JKD Curriculum

Jun Fan Jeet Kune Do

Jeet Kune Do Footwork Patterns

1. Step & slide-shuffle advance

2. Slide-shuffle advance
3. Lead step forward with slide-shuffle advance
4. Push shuffle
5. Curve Left-Right (Wrestling)
6. Replace step on the inside line (Wrestling)
7. Replace step from inside to outside (Wrestling)
8. Step through (Wrestling)
9. Triangle pattern (Wrestling)
10. Circling (Wrestling)
11. Pendulum
12. Lead switch
13. Cross in front and kick
14. Cross behind and kick
15. Step through
16. Retracting
17. Lead switch with Pendulum
18. Step forward & step back
19. Circling Left-Right
20. Step-in/step-out
21. Quick retreat
22. Sidestepping Left-Right
23. Retirada Ilustrisimo
24. Retirada Caballero
25. Ilag Yuko (Ducking)
26. Ilag Liyad (Bob & Weave)
27. Tatsulok (Triangle)
28. Hakbang Paiwas (Full Side Step)
29. Angle step

Footwork in Jeet Kune Do tends to aim toward simplification with a minimum of movement.  Mobility is definitely stressed in JKD because combat is a matter of motion, an operation of finding a target or of avoiding being a target.  In this art, there is no nonsense of squatting on a classical horse stance for three long years before moving.  Moving is used as a means of defence, a means of deception, a means of securing proper distance for attack and a means of conserving energy.  The essence of fighting is the art of moving.  Use the feet cleverly to maneuver and combine balanced movement with aggresion and protection.  Above all, keep cool.
# The foundation is sensitivity of aura.
# The second is aliveness and naturalness.
# The third is instinctive pacing (distance and timing).
# The fourth is correct placement of the body.
# The fifth is a balanced position at the end.

The basic forms of defence utilized in Jun Fan are:
1. Distance
2. Blocking & Hitting
3. Parrying & Hitting
4. Evasiveness
5. Intercepting
Except using Footwork to obtain Distance as a form of self-defence, we can use Footwork in conjuction with Evasive body motion methods to avoid blows.

PRINCIPLES OF DISTANCE IN ATTACK
1. Using the longest to get at the closest.
2. Economical initiation (non telegraphic).
3. Correct on-guard position (S.P.B.K.S.).
4. Constant shifting of footwork to secure the correct measure (Broken Rhythm).
5. Catching the opponent's moment of weakness, physically as well as psychologically.
6. Correct measure for explosive penetration.
7. Quick recovery or appropriate follow-ups.
8. Courage and decision.

PRINCIPLES OF DISTANCE IN DEFENCE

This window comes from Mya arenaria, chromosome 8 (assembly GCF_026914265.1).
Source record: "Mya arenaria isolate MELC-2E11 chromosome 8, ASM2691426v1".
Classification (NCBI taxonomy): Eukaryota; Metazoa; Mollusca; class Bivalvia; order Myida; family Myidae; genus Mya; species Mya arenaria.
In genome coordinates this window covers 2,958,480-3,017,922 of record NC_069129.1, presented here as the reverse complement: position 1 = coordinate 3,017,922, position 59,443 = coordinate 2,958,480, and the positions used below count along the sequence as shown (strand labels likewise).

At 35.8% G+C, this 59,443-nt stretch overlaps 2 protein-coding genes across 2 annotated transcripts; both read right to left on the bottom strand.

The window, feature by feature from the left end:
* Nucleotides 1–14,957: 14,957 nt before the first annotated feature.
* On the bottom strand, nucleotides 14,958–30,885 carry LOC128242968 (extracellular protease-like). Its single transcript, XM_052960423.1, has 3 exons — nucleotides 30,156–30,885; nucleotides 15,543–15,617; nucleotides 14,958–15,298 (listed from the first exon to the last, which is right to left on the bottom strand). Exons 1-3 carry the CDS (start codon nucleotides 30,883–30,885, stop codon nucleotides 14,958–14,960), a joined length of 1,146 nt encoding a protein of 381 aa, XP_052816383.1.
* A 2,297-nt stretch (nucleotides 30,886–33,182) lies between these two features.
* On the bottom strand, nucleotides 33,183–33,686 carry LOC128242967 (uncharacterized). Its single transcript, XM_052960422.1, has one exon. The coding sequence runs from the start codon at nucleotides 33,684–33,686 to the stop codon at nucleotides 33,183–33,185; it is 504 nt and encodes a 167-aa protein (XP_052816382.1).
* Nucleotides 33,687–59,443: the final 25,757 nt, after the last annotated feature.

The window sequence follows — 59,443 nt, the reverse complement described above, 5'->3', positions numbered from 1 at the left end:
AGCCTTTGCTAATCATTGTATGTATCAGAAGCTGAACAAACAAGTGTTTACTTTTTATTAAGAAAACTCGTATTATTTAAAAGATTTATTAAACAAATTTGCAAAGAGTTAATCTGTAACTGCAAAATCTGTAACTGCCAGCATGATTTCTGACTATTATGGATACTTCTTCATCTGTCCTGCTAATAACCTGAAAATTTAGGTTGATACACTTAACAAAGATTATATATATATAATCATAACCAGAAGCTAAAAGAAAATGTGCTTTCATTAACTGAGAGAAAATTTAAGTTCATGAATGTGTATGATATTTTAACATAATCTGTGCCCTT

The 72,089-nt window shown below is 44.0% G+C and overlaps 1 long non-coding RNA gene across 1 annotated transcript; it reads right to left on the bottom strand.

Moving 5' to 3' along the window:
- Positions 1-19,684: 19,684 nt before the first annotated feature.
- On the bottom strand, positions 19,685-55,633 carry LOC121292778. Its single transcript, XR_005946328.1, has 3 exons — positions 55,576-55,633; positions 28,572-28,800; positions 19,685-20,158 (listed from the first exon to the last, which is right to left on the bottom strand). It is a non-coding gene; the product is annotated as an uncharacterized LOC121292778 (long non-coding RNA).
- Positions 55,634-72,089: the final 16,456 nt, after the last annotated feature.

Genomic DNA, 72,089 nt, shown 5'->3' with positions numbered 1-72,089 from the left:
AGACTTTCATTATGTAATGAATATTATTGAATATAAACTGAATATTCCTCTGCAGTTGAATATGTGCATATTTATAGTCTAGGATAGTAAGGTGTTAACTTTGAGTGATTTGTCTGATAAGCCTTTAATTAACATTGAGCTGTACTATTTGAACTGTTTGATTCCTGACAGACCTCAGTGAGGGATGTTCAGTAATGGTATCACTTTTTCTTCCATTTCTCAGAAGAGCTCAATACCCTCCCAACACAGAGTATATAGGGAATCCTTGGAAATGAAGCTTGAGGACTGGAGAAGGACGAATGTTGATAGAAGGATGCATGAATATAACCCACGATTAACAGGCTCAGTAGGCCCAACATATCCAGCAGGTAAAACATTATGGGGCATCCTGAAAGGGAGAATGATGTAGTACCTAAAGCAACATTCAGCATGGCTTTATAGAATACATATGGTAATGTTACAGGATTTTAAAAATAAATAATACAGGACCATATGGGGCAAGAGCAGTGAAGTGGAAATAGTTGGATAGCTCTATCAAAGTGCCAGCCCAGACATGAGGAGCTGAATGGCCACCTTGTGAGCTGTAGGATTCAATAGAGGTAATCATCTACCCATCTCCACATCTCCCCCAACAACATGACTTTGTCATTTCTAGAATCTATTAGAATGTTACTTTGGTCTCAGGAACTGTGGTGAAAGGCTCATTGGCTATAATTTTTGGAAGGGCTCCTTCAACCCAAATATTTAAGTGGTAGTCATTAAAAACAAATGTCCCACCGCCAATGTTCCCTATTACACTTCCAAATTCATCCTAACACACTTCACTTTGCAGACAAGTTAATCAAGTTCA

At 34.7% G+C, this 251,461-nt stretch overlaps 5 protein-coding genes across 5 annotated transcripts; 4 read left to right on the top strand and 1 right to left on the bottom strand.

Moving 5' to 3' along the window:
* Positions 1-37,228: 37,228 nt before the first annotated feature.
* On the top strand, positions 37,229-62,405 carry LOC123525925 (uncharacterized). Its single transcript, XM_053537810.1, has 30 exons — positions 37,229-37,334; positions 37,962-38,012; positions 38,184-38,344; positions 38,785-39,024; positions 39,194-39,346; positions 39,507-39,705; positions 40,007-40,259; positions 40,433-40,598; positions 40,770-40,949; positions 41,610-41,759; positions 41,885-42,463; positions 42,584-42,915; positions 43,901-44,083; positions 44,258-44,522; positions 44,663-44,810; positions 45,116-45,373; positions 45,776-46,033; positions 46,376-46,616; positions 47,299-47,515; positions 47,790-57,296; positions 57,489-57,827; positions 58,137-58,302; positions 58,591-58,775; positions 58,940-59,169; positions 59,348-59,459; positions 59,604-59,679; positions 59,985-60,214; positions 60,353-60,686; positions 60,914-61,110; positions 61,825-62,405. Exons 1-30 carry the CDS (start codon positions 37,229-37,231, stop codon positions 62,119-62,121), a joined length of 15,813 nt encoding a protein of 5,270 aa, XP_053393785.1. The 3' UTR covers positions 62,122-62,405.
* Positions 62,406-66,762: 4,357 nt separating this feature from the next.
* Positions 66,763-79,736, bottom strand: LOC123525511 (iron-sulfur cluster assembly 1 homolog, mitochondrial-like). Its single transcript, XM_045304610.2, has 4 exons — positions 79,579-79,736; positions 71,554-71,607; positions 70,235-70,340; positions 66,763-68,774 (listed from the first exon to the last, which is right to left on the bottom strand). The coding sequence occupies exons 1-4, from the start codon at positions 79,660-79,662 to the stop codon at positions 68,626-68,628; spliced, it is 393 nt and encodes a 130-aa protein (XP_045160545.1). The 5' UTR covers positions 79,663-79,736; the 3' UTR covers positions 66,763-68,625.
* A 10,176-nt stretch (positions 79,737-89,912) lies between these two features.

1. Combining sensitive aura with co-ordinated footwork.
2. Good judgment of the opponent's length of penetration, a sense for receiving his straightening weapon to borrow the half-beat.
3. Correct on-guard position (S.P.B.K.S.).
4. Use of controlled balance (in motion) without moving out of position (Evasiveness).

EXPLOSIVE FOOTWORK
Explosive footwork is important for both offensive and defensive purposes.  In offense, explosive footwork allows you to maintain compound attacking range.  In defense, explosive footwork allows you to disengage quickly from a range of overwhelming assault.  5 important factors for explosiveness of your footwork:
1. Master basic footwork.
2. Proper body posture.
3. Powerful legs.
4. Equal weight distribution.
5. Raised (back) heel.

BREAKING OPPONENT'S DISTANCE
1. Creating a false sense of distance.
   a) Short jab to extended jab.
   b) Short cross to extended jab.
2. Stealing a Step.
   a) Foot to hand.
   b) Jab to Jab

DONTS
Don't cross-step.
Cross stepping is the process of crossing one foot in front of the other when moving. Risks and dangers:
1. It severely compromises your balance.

2. It restricts tool and technique implementation.
3. It prohibits explosive footwork.
4. It prohibits evasive footwork.
5. It promotes structural breakdown.
6. It contorts your stance.
Don't be airborne.
Don't turn your back to the opponent.
Don't straighten your knees.

Evasiveness


SLIPPING
Slipping is avoiding a blow without actually moving the body out of range.  It is used primarily against straight leads and counters.  It is a most valuable technique, leaving both hands free to counter, it is the real basis of counter-fighting and is performed by the expert.  It is possible to slip (In & Out) either a left or a right lead.
DUCKING
Ducking is dropping the body forward under swings and hooks (hands or feet) directed at the head.  It is executed primarily from the waist.  Ducking is used as a means of escaping blows and allowing the fighter to remain in range for a counterattack.  It is just as necessary to learn to duck swings and hooks as it is to slip straight punches, both are important in counterattacks.
SNAP BACK
Snap back means simply to snap the body away from a straight lead enough to make the opponent miss.  It is a very effective technique against a lead jab and may also be used as the basis of the one-two combination blow.
ROLLING
Rolling nullifies the force of a blow by moving the body with it.
# Against a straight blow, the movement is backward.
# Against hooks, the movement is to either side.
# Against uppercuts, it is backward and away.
# Against hammers, it is a circular movement down to either side.
SLIDING ROLL
The fundamental asset of the clever fighter is the sliding roll.  He spots the punch or a high kick coming, perhaps instinctively, and takes one step back, sweeping his head back and underneath.
BODY SWAY (Bob & Weave)
The purpose of the bob & weave is to slide under the opponent's attack and get to close-quarters.  The real bobber-weaver is always a hooking specialist, it is the perfect attack for one to use against taller opponents.